Introduction: Reversible Cerebral Vasoconstriction Syndrome (RCVS) is a rare cause of severe headache that can mimic other causes of sudden, severe headache and result in frequent emergency department (ED) visits. Objective: This narrative review provides an evidence-based update concerning the presentation, evaluation, and management of RCVS for the emergency clinician. Discussion: RCVS can present as recurrent, severe headaches that may be maximal in onset, known as a thunderclap headache. Distinguishing from other causes of thunderclap headache such as aneurysmal subarachnoid hemorrhage, cerebral venous thrombosis, and posterior reversible encephalopathy syndrome is challenging. Risk factors for RCVS include use of vasoactive substances, exertion, coughing, showering, sexual activity, and cervical artery dissection. Diagnosis relies on clinical features and imaging. Cerebral catheter digital subtraction angiography (DSA) is considered the gold standard imaging modality; however, computed tomography angiography or magnetic resonance angiography are reliable non-invasive diagnostic modalities. Treatment focuses on avoiding or removing the offending agent, administration of calcium channel blockers such as nimodipine, and reversing anticoagulation if bleeding is present. Although most cases have a benign course and resolve within 3 months, focal subarachnoid hemorrhage, intracerebral hemorrhage, permanent neurologic disability, or death can occur in a minority of cases. Conclusions: Diagnosis and appropriate management of RCVS can be aided by understanding key aspects of the history and examination. The emergency clinician can then obtain indicated imaging, confirming the diagnosis and allowing for appropriate management.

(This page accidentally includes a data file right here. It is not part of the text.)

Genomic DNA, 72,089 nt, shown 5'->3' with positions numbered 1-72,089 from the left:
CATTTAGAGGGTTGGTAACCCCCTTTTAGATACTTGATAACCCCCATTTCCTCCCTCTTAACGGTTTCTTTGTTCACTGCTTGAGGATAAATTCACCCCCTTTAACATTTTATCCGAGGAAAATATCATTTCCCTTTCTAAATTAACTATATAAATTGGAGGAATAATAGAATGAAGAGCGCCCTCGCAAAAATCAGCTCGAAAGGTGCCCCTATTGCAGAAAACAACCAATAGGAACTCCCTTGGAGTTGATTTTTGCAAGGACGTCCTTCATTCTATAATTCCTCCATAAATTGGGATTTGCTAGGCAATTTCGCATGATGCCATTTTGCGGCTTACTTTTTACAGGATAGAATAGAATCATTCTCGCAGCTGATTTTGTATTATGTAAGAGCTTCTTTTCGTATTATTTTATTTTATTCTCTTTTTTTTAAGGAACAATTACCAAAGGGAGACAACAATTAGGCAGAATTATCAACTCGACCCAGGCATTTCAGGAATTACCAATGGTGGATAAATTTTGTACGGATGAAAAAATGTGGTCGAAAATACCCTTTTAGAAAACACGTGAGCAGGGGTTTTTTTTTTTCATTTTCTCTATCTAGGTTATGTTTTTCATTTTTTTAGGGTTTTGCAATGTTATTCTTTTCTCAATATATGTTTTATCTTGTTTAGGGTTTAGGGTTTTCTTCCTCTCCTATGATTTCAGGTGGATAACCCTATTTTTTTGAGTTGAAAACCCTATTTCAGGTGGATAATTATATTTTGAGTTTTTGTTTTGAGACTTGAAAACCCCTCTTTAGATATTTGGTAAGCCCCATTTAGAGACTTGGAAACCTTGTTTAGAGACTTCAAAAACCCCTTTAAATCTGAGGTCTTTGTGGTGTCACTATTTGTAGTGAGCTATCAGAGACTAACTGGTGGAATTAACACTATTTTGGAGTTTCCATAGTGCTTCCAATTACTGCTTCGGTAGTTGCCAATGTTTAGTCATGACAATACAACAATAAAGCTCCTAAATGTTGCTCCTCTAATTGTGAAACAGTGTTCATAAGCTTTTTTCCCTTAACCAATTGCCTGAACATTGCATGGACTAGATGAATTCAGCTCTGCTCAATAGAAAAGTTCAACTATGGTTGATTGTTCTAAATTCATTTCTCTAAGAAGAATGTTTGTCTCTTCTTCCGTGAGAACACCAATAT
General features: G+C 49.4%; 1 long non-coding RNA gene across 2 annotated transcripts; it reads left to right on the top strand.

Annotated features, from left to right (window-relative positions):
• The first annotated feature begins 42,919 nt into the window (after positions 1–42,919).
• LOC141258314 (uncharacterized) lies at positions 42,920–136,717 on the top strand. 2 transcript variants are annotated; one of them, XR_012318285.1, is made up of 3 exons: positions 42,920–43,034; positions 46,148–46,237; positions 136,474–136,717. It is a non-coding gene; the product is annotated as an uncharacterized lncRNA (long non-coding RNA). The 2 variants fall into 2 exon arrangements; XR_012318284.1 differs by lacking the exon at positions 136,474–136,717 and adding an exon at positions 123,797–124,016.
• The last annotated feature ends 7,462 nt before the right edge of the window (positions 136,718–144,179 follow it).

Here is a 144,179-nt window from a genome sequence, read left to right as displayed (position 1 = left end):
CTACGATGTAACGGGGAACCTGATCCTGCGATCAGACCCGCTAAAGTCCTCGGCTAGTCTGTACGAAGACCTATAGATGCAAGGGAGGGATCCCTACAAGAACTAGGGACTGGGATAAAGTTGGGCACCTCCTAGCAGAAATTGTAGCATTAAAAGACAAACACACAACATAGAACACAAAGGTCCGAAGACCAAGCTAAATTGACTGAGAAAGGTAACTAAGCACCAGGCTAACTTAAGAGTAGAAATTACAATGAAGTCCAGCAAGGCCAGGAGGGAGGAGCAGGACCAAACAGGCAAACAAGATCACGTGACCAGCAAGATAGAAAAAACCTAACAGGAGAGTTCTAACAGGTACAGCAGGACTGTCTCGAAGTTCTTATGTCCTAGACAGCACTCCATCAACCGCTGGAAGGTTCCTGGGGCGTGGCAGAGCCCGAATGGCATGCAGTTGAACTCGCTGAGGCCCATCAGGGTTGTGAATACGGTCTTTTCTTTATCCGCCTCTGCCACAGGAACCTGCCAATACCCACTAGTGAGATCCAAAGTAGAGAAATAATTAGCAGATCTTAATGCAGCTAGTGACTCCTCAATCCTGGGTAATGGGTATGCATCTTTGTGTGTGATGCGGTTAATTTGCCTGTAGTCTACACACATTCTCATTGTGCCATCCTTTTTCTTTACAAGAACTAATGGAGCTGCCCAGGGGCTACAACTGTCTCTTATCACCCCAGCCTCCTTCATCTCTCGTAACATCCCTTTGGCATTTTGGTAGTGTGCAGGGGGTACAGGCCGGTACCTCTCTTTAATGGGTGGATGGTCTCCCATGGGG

- Reversible Cerebral Vasoconstriction Syndrome
ASJC Scopus subject areas
- Emergency Medicine